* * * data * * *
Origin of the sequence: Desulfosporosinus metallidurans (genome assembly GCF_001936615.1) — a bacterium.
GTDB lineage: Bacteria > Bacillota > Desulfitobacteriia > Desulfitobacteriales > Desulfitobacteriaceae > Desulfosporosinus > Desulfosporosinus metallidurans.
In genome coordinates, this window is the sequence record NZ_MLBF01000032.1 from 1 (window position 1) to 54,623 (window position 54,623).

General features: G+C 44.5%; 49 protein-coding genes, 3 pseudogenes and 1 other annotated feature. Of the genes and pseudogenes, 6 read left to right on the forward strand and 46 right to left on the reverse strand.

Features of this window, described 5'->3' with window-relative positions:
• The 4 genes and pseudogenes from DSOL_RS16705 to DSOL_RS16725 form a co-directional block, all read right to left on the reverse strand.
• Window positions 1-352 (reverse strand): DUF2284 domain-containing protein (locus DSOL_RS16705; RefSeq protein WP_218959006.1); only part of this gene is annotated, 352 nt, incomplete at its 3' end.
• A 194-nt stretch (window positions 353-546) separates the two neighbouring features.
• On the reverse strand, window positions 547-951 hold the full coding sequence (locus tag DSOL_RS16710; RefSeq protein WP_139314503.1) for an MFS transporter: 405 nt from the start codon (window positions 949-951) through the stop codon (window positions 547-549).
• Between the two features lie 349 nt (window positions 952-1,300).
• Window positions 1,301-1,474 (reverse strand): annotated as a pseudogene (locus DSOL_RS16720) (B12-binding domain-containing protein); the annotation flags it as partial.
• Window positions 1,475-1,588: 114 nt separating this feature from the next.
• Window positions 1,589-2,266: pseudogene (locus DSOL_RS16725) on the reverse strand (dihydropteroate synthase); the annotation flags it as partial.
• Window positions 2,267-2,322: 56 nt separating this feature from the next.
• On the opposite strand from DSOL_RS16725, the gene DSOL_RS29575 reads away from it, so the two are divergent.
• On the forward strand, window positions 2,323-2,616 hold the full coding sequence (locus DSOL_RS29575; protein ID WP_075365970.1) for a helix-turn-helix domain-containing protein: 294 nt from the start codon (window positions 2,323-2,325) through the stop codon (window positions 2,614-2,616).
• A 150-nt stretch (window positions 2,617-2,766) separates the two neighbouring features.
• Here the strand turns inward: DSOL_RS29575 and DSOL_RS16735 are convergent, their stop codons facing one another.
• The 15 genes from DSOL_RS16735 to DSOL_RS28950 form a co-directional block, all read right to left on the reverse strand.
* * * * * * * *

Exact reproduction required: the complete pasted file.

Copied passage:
Origin of the sequence: Desulfosporosinus metallidurans (genome assembly GCF_001936615.1) — a bacterium.
GTDB lineage: Bacteria > Bacillota > Desulfitobacteriia > Desulfitobacteriales > Desulfitobacteriaceae > Desulfosporosinus > Desulfosporosinus metallidurans.
In genome coordinates, this window is the sequence record NZ_MLBF01000032.1 from 1 (window position 1) to 54,623 (window position 54,623).

General features: G+C 44.5%; 49 protein-coding genes, 3 pseudogenes and 1 other annotated feature. Of the genes and pseudogenes, 6 read left to right on the forward strand and 46 right to left on the reverse strand.

Features of this window, described 5'->3' with window-relative positions:
• The 4 genes and pseudogenes from DSOL_RS16705 to DSOL_RS16725 form a co-directional block, all read right to left on the reverse strand.
• Window positions 1-352 (reverse strand): DUF2284 domain-containing protein (locus DSOL_RS16705; RefSeq protein WP_218959006.1); only part of this gene is annotated, 352 nt, incomplete at its 3' end.
• A 194-nt stretch (window positions 353-546) separates the two neighbouring features.
• On the reverse strand, window positions 547-951 hold the full coding sequence (locus tag DSOL_RS16710; RefSeq protein WP_139314503.1) for an MFS transporter: 405 nt from the start codon (window positions 949-951) through the stop codon (window positions 547-549).
• Between the two features lie 349 nt (window positions 952-1,300).
• Window positions 1,301-1,474 (reverse strand): annotated as a pseudogene (locus DSOL_RS16720) (B12-binding domain-containing protein); the annotation flags it as partial.
• Window positions 1,475-1,588: 114 nt separating this feature from the next.
• Window positions 1,589-2,266: pseudogene (locus DSOL_RS16725) on the reverse strand (dihydropteroate synthase); the annotation flags it as partial.
• Window positions 2,267-2,322: 56 nt separating this feature from the next.
• On the opposite strand from DSOL_RS16725, the gene DSOL_RS29575 reads away from it, so the two are divergent.
• On the forward strand, window positions 2,323-2,616 hold the full coding sequence (locus DSOL_RS29575; protein ID WP_075365970.1) for a helix-turn-helix domain-containing protein: 294 nt from the start codon (window positions 2,323-2,325) through the stop codon (window positions 2,614-2,616).
• A 150-nt stretch (window positions 2,617-2,766) separates the two neighbouring features.
• Here the strand turns inward: DSOL_RS29575 and DSOL_RS16735 are convergent, their stop codons facing one another.
• The 15 genes from DSOL_RS16735 to DSOL_RS28950 form a co-directional block, all read right to left on the reverse strand.